Holly & Ivy
Holly is from the Old English word, ‘holen,’ and has been a favorite winter plant for thousands of years. It was believed that good spirits lived in its branches; sprigs were taken into homes for luck/prosperity and to keep away evil spirits. Victorian England hung bows of holly, ivy, and mistletoe on their walls and mantles. The holly and the ivy remain two of the most recognized symbols of the Christmas holiday, appearing on literally thousands of cards every year.
The word ‘carol’ comes from the ancient Greek word ‘choros’, which means dancing in a circle, and from the Old French word carole, meaning a song to accompany dancing. Originally the carol was not associated with Christmas and was not even a religious song, however, the fifteenth century saw a great increase in the writing and singing of Christmas carols. ‘O Come, O Come Emmanuel’ is the earliest carol, from the twelfth century and St. Francis produced the first Nativity scene in Italy. The friars sang joyful songs, and the result was so popular that both the traditional manger scenes and the singing of accompanying carols became a universal practice.
Santa Claus is based on a real person, St. Nicholas, a Christian leader who had met a very poor man who did not have enough money for a marriage dowry for his three daughters, and the girls faced being sold into slavery. Nicholas wanted to help the unfortunate father, but didn’t want to draw attention to himself. Over three successive nights, he climbed onto the man’s roof and dropped a bag of gold down the chimney, enough for a dowry. St Nicholas delivered his gifts on December 6th and when the Dutch went to America, they took him along. His name was spelled ‘Saint Nikolaas’, then ‘Sinterklaas’ and finally, ‘Santa Claus.’
In America, the familiar image of Santa Claus was slowly created over time. In 1822, a professor wrote a poem ‘A Visit from St. Nicholas’ for his children. It was never meant for publication, however, a friend sent a copy to a newspaper and it soon became famous across the United States. A cartoonist began to illustrate the poem for Harper’s Weekly magazine in 1863. At first, he drew him as an elf, but gradually he became taller and fatter and his beard grew bushier. Santa Claus as he is known today, with white beard, red tunic, hat and trousers trimmed with white fur, was created by an American commercial artist for a 1931 Coca-Cola advertisement.
Dear Editor—-I am 8 years old. Some of my little friends say there is no Santa Claus. Papa says, “If you see it in The Sun, it’s so.” Please tell me the truth, is there a Santa Claus? This letter appeared in The New York Sun in 1897, and was reprinted annually until 1949 when the paper closed. In short, the Editor replied: “Virginia, your little friends are wrong…Yes, Virginia, there is a Santa Claus. He exists as certainly as love and generosity and devotion exist, and you know that they abound and give to your life its highest beauty and joy. Nobody sees Santa Claus, but that is no sign that there is no Santa Claus. The most real things in the world are those that neither children nor men can see.”
Letters to Santa Claus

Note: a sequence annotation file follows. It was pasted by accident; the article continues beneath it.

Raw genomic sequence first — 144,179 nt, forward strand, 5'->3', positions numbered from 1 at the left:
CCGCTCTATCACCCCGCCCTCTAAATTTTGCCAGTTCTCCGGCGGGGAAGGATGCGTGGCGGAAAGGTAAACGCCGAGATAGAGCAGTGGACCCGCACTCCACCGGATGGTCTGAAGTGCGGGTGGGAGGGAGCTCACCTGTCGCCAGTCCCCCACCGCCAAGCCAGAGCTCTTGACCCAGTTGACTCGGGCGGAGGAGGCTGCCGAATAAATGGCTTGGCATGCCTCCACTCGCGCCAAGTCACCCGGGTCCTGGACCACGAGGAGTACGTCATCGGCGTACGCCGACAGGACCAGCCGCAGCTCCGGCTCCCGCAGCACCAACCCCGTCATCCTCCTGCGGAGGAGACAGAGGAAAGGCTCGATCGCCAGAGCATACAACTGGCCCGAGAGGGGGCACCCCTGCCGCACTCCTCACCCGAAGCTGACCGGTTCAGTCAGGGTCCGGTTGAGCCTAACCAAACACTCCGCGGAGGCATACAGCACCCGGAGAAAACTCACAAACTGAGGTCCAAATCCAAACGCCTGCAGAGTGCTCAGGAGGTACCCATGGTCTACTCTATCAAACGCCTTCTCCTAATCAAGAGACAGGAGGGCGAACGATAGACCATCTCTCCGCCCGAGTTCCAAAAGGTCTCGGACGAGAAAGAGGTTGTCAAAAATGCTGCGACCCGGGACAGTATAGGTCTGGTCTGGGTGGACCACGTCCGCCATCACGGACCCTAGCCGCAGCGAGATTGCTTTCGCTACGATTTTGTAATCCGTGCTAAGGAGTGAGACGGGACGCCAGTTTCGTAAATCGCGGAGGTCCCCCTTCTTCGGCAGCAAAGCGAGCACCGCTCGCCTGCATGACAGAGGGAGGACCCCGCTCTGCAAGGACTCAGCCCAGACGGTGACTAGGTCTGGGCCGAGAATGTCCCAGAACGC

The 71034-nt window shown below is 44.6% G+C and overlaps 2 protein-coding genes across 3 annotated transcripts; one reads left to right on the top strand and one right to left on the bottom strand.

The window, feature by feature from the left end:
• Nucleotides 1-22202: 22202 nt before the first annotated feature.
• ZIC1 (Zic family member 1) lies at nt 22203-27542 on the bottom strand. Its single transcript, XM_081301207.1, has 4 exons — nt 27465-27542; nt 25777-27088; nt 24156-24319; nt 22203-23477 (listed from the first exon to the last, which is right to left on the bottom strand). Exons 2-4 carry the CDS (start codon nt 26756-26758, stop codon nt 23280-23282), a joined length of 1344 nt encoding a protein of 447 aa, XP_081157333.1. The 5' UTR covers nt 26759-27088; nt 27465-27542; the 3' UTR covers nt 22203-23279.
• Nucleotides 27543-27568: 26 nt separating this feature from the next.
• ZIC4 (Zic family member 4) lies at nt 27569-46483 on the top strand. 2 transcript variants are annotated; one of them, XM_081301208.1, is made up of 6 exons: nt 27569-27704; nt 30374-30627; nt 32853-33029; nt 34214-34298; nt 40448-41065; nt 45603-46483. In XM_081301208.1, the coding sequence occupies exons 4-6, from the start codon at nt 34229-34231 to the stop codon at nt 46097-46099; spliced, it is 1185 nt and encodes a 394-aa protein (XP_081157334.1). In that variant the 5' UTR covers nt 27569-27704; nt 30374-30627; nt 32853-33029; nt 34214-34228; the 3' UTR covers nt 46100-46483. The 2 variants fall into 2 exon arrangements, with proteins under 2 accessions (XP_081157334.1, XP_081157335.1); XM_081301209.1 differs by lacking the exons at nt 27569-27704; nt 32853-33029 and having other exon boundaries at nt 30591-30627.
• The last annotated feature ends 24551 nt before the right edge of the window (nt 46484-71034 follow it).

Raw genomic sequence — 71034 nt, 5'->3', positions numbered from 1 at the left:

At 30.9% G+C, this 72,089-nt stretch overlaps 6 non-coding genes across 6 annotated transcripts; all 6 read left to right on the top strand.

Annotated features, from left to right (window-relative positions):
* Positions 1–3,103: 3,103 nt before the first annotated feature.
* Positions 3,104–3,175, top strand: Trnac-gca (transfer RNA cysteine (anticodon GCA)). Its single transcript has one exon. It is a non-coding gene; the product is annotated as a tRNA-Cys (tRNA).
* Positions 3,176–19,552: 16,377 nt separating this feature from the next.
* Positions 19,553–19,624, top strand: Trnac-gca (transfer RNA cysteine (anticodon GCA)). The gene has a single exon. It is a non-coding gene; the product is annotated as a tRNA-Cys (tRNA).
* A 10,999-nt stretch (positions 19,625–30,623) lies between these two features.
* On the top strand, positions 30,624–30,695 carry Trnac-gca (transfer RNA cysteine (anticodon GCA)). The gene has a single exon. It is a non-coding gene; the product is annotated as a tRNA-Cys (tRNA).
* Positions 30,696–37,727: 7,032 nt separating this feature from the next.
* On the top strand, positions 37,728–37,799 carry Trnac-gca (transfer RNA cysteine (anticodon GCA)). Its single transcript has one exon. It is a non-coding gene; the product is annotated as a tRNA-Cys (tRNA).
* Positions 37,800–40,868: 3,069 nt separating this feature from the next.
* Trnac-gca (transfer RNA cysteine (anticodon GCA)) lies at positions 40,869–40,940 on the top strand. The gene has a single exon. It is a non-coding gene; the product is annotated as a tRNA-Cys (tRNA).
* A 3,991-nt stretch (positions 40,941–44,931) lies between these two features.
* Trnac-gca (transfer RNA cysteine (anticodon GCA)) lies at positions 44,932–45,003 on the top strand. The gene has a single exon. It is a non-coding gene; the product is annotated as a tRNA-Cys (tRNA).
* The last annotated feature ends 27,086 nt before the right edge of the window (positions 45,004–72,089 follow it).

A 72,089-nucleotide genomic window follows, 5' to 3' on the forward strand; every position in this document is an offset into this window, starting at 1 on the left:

Prior to Christmas, The Sidney Daily News published letters from area children written to Santa Claus in 1900. The kids deposited them in special boxes set up in the news office and Wagner’s Arcade, a shopping spot in downtown Sidney.
“Please bring me a doll and a bed for it and a sled and a little dresser and a little cupboard. I live on Ohio street in a big white house,” wrote Ruth Shaw. Sidney’s John Gattes tells Santa that, “I am a good boy when I am asleep.” “I carry milk and go up town for my mamma,” Anna Weinschenk pens while Ethel Carper reminds: “Now don’t forget I live on Wilkinson avenue, second door south of Oldham’s flat.” Clyde Calhoun asks: “I am in the second grade, Central building. I want an air gun.”
Margarite Leeds states, “Dear Santa Claus, Mamma said I should have a thinking cap,” while her brother George asked for a horn, “like the one Mr. Worrell plays in the band,” mentioning Sidney’s famous band leader, B.O. Worrell. “I would like to have a little cook stove and cooking utensils such as I have seen in the show window at the Novelty. Please do not forget to come. I live on north Walnut avenue,” wrote Mary Vocke. The Novelty (a store), established just a few years before on the east side of the square, “embraced almost everything except groceries,” according to The Sidney Daily News.
A granddaughter of Byron Joslin, a Civil war veteran, recalls that her grandfather would ride to Sidney on the streetcar from where he lived with his son on Millcreek Road to visit with family and friends. On Christmas Day, he would give each grandchild a silver dollar.
Local resident Lefty Bevans recalled his Christmas experiences while residing at the Shelby County Children’s Home from 1937-1945. “At Christmas time we got so much fruit and candy that Mr. and Mrs. “Chesty” Berger decided to save their gift until summer…We would write down three things that we wanted, such as a sled, pocket watch, roller skates, or skis. If your sled was broken you asked for a new one. We took the old broken sled apart and used it to fix up other ones, so that everyone had a good sled.”
With Christmas fast approaching, let us reflect upon the words of Norman Brooks, “Christmas is forever, not for use one day, for loving, sharing, giving, are not to put away, like bells and lights and tinsel, in some box upon a shelf. The good you do for others is good you do yourself.” From ‘Let Every Day Be Christmas.’
The writer collaborated with the Shelby County Historical Society to create the GreatStone Castle’s first “Victorian Evening,” a holiday celebration whereby guests would journey back into time to celebrate Christmas of yesteryear as well as the Gateway Art’s Council’s “Christmas in Historic Sidney, A Tour of Homes.” She has also made appearances in various locations as Mrs. Christmas. The information used in this article was culled from research materials prepared for these events, including turn-of-the-century issues of The Sidney Daily News.